ASPE Highlights: Touch-Based Faucets; Better Toilets; Piping

The most unusual sight on the floor of the biennial American Society of Plumbing Engineers convention and Engineered Plumbing Exposition, held in Tampa last month, were the oversized beriatric toilets which were available in both traditional ceramic and stainless steel. The neatest product on the floor was a set of prototype touch-based faucets also capable of automatic shut-off.

11/01/2006


The most unusual sight on the floor of the biennial American Society of Plumbing Engineers convention and Engineered Plumbing Exposition, held in Tampa last month, were the oversized beriatric toilets which were available in both traditional ceramic and stainless steel. The neatest product on the floor was a set of prototype touch-based faucets also capable of automatic shut-off.

The latter, exhibited by Delta, will shut itself off after 10 seconds and is being developed as a possible product targeted for schools or for those who suffer from Alzheimer’s. Besides the water-conserving aspect, said Sherry Petrin, Delta’s director of commercial business development, non-handled, touch-based faucets also provide a greater degree of vandal-resistance.

Ron George, CIPE, CPD, president, Ron George Design & Consulting Services, Newport, Mich., who “guided” CSE staff through the aisles and aisles of new plumbing products, said the one thing he likes about no handle, or at least single-handled faucets, is that it guarantees a mixing valve is in place to prevent scalding.

Delta already has a one-touch unit on the market, the Pascal (pictured at the right), part of its Brizo line, which is geared for commercial kitchens.

Back to the big toilets, the stainless steel offering by Indianapolis-based Willoughby caught George’s attention, as it offered greater structural strength and better weight distribution than its ceramic counterparts. The company also exhibited a knee-activated sink great for surgery suites.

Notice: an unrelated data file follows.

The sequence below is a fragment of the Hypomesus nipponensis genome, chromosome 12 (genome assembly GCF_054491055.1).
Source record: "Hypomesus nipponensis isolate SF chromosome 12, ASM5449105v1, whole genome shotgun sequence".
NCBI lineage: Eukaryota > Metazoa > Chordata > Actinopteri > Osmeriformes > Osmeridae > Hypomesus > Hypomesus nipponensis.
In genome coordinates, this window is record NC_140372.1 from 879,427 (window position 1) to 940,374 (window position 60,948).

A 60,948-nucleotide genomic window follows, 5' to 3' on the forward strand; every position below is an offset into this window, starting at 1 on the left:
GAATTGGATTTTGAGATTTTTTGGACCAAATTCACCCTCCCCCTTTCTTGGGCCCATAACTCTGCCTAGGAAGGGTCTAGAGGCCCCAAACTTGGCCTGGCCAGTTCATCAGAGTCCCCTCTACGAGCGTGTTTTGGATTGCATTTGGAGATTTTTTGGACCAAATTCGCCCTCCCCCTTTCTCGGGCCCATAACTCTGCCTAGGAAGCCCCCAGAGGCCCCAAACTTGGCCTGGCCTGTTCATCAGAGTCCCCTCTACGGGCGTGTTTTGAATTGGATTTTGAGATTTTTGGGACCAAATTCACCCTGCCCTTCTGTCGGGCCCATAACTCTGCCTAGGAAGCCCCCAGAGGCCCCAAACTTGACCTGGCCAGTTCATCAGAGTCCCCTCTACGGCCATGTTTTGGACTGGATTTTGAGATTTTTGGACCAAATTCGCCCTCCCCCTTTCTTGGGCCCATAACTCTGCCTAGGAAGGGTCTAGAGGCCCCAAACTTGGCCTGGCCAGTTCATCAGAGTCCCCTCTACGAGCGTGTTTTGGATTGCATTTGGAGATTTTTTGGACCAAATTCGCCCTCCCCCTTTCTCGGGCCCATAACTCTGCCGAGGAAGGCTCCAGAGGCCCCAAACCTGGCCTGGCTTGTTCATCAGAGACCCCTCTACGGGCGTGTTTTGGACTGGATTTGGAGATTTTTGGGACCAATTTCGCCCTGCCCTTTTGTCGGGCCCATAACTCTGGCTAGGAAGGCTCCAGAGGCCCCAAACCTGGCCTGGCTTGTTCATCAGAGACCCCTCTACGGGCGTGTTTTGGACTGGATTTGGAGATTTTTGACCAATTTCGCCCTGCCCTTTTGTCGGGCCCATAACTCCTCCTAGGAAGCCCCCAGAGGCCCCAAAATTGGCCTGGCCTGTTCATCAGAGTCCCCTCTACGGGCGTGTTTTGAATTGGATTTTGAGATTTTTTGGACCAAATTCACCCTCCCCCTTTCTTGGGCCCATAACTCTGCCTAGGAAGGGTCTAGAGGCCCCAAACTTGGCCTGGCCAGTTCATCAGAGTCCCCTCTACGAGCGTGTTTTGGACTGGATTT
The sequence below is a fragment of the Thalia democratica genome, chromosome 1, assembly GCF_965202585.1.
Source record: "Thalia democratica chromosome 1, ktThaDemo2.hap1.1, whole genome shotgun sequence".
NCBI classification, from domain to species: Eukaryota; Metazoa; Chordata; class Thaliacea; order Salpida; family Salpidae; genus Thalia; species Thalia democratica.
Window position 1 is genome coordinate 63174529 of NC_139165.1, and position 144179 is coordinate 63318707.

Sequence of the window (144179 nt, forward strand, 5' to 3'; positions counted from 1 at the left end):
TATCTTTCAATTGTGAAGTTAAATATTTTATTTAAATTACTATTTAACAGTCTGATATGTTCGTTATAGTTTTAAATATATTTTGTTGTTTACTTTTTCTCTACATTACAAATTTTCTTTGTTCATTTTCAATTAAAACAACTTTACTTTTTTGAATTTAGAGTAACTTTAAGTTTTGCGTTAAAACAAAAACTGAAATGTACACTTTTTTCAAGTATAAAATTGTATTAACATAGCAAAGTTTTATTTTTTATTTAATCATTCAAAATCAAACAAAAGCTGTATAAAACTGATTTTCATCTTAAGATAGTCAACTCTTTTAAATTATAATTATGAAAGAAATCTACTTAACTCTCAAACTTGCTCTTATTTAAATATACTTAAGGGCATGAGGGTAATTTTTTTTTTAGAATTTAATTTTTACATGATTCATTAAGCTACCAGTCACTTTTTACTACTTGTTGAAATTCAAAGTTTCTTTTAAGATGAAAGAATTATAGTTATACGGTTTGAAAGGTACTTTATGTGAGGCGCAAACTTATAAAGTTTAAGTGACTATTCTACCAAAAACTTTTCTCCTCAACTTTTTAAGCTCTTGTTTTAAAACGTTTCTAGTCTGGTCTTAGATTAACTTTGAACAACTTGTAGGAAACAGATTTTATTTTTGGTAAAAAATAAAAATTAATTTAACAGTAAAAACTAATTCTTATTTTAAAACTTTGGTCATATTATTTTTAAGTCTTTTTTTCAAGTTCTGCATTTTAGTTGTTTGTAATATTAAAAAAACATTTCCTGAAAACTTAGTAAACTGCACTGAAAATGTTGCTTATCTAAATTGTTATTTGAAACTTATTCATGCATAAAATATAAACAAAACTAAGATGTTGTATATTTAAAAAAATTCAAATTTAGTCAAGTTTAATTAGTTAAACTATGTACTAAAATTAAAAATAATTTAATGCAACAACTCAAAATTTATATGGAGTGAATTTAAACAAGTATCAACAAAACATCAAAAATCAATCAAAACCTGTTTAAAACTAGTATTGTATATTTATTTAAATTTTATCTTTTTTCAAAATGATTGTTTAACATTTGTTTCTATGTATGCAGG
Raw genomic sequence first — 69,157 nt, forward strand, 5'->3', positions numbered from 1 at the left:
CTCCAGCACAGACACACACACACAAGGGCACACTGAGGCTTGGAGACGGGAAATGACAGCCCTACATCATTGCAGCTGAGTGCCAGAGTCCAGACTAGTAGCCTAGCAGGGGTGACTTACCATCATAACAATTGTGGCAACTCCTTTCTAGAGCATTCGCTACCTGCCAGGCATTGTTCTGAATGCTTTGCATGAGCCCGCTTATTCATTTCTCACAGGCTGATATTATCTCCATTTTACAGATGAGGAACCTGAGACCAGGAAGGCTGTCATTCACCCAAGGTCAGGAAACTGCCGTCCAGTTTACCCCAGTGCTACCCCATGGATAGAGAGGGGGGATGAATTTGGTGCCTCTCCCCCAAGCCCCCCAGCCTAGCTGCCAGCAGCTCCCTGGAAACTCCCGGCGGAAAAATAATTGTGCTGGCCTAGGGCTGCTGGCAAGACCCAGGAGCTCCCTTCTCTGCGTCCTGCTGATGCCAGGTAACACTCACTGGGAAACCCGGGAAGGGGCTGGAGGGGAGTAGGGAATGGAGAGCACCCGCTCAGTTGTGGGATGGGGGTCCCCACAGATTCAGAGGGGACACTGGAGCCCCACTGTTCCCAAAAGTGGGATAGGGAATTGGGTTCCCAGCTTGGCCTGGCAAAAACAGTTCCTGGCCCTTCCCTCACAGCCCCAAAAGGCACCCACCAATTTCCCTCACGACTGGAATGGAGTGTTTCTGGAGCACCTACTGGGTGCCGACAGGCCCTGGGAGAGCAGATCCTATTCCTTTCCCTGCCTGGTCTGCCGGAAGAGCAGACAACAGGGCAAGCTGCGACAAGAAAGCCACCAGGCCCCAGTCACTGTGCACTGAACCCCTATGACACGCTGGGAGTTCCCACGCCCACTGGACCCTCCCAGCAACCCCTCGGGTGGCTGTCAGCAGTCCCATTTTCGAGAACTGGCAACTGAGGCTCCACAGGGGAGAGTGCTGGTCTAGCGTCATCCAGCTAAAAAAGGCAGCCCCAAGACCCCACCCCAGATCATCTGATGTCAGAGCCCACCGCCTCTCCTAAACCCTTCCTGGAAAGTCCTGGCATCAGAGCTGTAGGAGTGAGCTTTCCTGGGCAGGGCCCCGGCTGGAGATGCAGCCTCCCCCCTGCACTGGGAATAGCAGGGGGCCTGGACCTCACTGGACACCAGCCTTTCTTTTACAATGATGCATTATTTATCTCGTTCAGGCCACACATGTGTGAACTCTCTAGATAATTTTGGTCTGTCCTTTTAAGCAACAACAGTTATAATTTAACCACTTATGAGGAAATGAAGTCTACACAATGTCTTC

Elsewhere in the realm of toilets, Toto had both a number of aesthetically pleasing and better performing fixtures on display. The company’s products use a dual-discharge, double cyclone flushing system helps keep bowls cleaner. Toto also exhibited its EcoPower faucet system, which senses when hands are placed under or removed from the faucet, helping prevent random activation.

In the world of low-flow toilets, George said products have come a long way. When low-flow legislation was mandated a number of years ago, the problem was that most manufacturers weren’t ready and simply made the holes in the fixtures smaller, leading to all the clogging issues everyone experienced. The catch, of course, is despite problems with clogging, most businesses don’t want to replace their fixtures. Gunnar Baldwin, a water efficiency specialist with Toto, said such a reaction is very common, and it’s more a case of pay me now or pay me later. For example, they ended up replacing all the fixtures in a major hotel after the operation rejected their original bid.

Another toliet-related product more common on the floor now are waterless urinals. Like those original low-flow toilets, George said the technology is experiencing some hiccups, notably on the cleaning and maintenance side. That said, they do have a place, and he in fact, has been commissioned by a key vendor to investigate some solutions to these issues.